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  1. Odessa Dawn's Avatar
    • Member Info
      • Member Type:
      • Student or Learner
      • Native Language:
      • Arabic
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      • Saudi Arabia
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      • Saudi Arabia

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    #1

    "Hes having his cake and eating it."



    "If you looked through the window youd think we were the perfect family but its tearing me apart. My friends say I should kick him out and only then will he realise what splitting up really means, because at the moment hes having his cake and eating it."
    More: I can't keep living a lie with my husband - Coleen Nolan problem page - Mirror Online

    1- "Have your cake and eat it"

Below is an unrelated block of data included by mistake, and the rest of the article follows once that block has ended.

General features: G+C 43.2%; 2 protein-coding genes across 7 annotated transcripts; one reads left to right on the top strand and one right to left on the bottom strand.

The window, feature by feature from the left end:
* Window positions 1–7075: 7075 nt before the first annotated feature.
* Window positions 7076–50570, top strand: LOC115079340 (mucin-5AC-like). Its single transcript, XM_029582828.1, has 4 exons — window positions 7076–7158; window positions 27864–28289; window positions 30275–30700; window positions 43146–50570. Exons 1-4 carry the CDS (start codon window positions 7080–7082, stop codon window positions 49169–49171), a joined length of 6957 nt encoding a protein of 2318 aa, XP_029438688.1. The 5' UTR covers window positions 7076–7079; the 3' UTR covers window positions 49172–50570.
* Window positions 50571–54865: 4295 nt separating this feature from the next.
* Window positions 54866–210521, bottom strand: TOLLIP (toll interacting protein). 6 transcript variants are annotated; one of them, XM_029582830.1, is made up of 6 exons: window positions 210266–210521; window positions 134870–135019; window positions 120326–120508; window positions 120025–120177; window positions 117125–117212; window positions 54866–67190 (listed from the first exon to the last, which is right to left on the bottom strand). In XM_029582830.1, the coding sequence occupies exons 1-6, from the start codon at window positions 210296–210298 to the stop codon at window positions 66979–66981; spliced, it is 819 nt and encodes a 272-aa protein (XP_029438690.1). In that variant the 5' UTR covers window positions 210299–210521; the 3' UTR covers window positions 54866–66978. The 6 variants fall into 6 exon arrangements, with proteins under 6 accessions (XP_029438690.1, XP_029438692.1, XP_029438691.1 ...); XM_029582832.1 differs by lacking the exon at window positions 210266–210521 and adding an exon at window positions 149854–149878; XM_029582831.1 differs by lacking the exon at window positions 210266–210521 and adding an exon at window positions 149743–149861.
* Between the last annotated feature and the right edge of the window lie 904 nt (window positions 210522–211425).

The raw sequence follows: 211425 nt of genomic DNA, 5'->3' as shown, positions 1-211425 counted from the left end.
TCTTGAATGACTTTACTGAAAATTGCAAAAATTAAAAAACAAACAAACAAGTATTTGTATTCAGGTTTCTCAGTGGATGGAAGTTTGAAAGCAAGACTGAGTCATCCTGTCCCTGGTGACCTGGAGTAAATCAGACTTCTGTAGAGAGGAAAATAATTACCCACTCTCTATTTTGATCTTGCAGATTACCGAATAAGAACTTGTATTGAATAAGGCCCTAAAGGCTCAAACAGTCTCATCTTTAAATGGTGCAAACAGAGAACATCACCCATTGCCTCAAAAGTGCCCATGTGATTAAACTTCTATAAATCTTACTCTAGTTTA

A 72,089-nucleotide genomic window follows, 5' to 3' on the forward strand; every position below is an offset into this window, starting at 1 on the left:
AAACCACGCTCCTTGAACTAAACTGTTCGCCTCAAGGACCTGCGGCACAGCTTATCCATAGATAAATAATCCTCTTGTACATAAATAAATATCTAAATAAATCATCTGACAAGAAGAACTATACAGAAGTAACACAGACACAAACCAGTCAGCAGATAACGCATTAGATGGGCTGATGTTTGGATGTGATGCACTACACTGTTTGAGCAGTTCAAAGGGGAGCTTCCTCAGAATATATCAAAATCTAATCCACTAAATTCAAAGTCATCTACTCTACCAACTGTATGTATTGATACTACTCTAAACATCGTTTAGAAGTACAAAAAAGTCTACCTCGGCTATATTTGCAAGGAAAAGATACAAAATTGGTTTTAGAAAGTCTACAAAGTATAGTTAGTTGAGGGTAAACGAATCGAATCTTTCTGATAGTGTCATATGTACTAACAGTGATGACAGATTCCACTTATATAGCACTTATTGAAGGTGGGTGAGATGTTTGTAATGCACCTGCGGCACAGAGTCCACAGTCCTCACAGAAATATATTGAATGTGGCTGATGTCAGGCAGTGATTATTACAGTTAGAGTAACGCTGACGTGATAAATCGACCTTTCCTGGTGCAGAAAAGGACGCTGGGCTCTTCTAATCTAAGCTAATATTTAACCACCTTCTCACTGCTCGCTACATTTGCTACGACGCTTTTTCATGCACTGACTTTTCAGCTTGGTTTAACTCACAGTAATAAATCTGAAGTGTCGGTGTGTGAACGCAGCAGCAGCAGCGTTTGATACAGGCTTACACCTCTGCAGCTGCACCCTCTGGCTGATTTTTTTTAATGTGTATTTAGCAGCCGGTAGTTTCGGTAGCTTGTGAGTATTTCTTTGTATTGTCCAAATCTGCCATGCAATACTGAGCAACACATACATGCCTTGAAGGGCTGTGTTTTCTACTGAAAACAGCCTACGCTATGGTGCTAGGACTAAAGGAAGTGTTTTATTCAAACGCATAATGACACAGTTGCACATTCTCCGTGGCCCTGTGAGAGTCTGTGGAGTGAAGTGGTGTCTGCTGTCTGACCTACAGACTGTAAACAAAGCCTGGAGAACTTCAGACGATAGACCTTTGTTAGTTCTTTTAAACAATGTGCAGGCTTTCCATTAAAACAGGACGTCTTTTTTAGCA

2- "Have cake and eat it too"

    Quote Originally Posted by Rover_KE View Post
    Unfortunately for ESL students, we commonly truncate common idioms, proverbs, clichs etc, expecting listeners to finish them for themselves.

    A: 'So many people have given me their advice I just don't know what to do.'

    B: 'That's your problem: too many cooks....'

    A: 'I'll just have to wait and see what happens.'

    B: 'That'll be best. Don't count your chickens....'

    Doesn't this happen in other languages?

    Rover
    Does dropping the adverb too right here as Rover said "expecting listeners to finish them for themselves" or it is an optional?


  2. 5jj's Avatar
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      • Retired English Teacher
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      • British English
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    #2

    Re: "Hes having his cake and eating it."

    It's optional.

  3. emsr2d2's Avatar
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      • Member Type:
      • English Teacher
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    #3

    Re: "Hes having his cake and eating it."

    You could drop more than that and expect people to understand. It's such a well-known saying, you could probably get away with "He's having his cake ..."
    Remember - correct capitalisation, punctuation and spacing make posts much easier to read.

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